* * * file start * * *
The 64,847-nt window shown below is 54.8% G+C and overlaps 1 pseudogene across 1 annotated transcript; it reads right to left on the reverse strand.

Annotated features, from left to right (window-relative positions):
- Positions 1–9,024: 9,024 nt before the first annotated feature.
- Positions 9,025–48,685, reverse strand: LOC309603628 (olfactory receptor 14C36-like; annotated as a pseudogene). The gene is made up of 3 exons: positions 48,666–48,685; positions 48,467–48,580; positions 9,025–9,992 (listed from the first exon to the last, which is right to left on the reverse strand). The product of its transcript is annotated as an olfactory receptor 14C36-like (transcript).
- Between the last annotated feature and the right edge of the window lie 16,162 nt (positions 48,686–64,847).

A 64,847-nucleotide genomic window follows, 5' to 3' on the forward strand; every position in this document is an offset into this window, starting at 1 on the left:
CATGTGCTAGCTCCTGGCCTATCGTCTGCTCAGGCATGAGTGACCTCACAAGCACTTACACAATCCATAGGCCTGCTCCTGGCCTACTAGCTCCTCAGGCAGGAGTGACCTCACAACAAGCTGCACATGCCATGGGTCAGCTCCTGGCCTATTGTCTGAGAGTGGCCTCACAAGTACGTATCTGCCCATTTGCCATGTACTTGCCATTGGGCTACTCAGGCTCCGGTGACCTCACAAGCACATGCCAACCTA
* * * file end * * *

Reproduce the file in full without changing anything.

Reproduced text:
The 64,847-nt window shown below is 54.8% G+C and overlaps 1 pseudogene across 1 annotated transcript; it reads right to left on the reverse strand.

Annotated features, from left to right (window-relative positions):
- Positions 1–9,024: 9,024 nt before the first annotated feature.
- Positions 9,025–48,685, reverse strand: LOC309603628 (olfactory receptor 14C36-like; annotated as a pseudogene). The gene is made up of 3 exons: positions 48,666–48,685; positions 48,467–48,580; positions 9,025–9,992 (listed from the first exon to the last, which is right to left on the reverse strand). The product of its transcript is annotated as an olfactory receptor 14C36-like (transcript).
- Between the last annotated feature and the right edge of the window lie 16,162 nt (positions 48,686–64,847).

A 64,847-nucleotide genomic window follows, 5' to 3' on the forward strand; every position in this document is an offset into this window, starting at 1 on the left:
CATGTGCTAGCTCCTGGCCTATCGTCTGCTCAGGCATGAGTGACCTCACAAGCACTTACACAATCCATAGGCCTGCTCCTGGCCTACTAGCTCCTCAGGCAGGAGTGACCTCACAACAAGCTGCACATGCCATGGGTCAGCTCCTGGCCTATTGTCTGAGAGTGGCCTCACAAGTACGTATCTGCCCATTTGCCATGTACTTGCCATTGGGCTACTCAGGCTCCGGTGACCTCACAAGCACATGCCAACCTA